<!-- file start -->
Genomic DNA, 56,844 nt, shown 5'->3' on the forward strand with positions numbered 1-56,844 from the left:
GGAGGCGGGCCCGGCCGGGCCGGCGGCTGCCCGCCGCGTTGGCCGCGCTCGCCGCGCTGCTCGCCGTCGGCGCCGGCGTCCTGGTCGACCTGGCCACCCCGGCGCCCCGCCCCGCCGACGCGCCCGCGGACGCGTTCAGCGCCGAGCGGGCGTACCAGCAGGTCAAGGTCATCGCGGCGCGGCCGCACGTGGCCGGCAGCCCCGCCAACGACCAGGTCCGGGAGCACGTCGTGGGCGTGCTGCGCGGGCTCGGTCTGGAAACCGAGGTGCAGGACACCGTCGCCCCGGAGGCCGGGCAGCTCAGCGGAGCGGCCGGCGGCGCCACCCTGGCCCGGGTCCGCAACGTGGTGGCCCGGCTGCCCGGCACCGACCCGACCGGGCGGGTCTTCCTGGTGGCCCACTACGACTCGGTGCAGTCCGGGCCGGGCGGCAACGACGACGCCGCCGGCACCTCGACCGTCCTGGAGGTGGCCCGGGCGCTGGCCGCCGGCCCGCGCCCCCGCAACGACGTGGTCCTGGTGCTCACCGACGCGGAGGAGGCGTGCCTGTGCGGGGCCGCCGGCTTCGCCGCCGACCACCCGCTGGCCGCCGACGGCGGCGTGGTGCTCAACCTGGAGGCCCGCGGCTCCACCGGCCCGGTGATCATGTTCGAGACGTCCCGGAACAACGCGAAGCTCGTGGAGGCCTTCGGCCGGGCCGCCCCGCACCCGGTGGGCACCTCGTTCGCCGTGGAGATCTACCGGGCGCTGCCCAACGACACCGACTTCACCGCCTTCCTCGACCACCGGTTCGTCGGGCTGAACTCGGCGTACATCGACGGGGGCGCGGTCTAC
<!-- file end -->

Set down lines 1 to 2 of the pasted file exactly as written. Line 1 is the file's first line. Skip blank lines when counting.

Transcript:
Genomic DNA, 56,844 nt, shown 5'->3' on the forward strand with positions numbered 1-56,844 from the left:
GGAGGCGGGCCCGGCCGGGCCGGCGGCTGCCCGCCGCGTTGGCCGCGCTCGCCGCGCTGCTCGCCGTCGGCGCCGGCGTCCTGGTCGACCTGGCCACCCCGGCGCCCCGCCCCGCCGACGCGCCCGCGGACGCGTTCAGCGCCGAGCGGGCGTACCAGCAGGTCAAGGTCATCGCGGCGCGGCCGCACGTGGCCGGCAGCCCCGCCAACGACCAGGTCCGGGAGCACGTCGTGGGCGTGCTGCGCGGGCTCGGTCTGGAAACCGAGGTGCAGGACACCGTCGCCCCGGAGGCCGGGCAGCTCAGCGGAGCGGCCGGCGGCGCCACCCTGGCCCGGGTCCGCAACGTGGTGGCCCGGCTGCCCGGCACCGACCCGACCGGGCGGGTCTTCCTGGTGGCCCACTACGACTCGGTGCAGTCCGGGCCGGGCGGCAACGACGACGCCGCCGGCACCTCGACCGTCCTGGAGGTGGCCCGGGCGCTGGCCGCCGGCCCGCGCCCCCGCAACGACGTGGTCCTGGTGCTCACCGACGCGGAGGAGGCGTGCCTGTGCGGGGCCGCCGGCTTCGCCGCCGACCACCCGCTGGCCGCCGACGGCGGCGTGGTGCTCAACCTGGAGGCCCGCGGCTCCACCGGCCCGGTGATCATGTTCGAGACGTCCCGGAACAACGCGAAGCTCGTGGAGGCCTTCGGCCGGGCCGCCCCGCACCCGGTGGGCACCTCGTTCGCCGTGGAGATCTACCGGGCGCTGCCCAACGACACCGACTTCACCGCCTTCCTCGACCACCGGTTCGTCGGGCTGAACTCGGCGTACATCGACGGGGGCGCGGTCTAC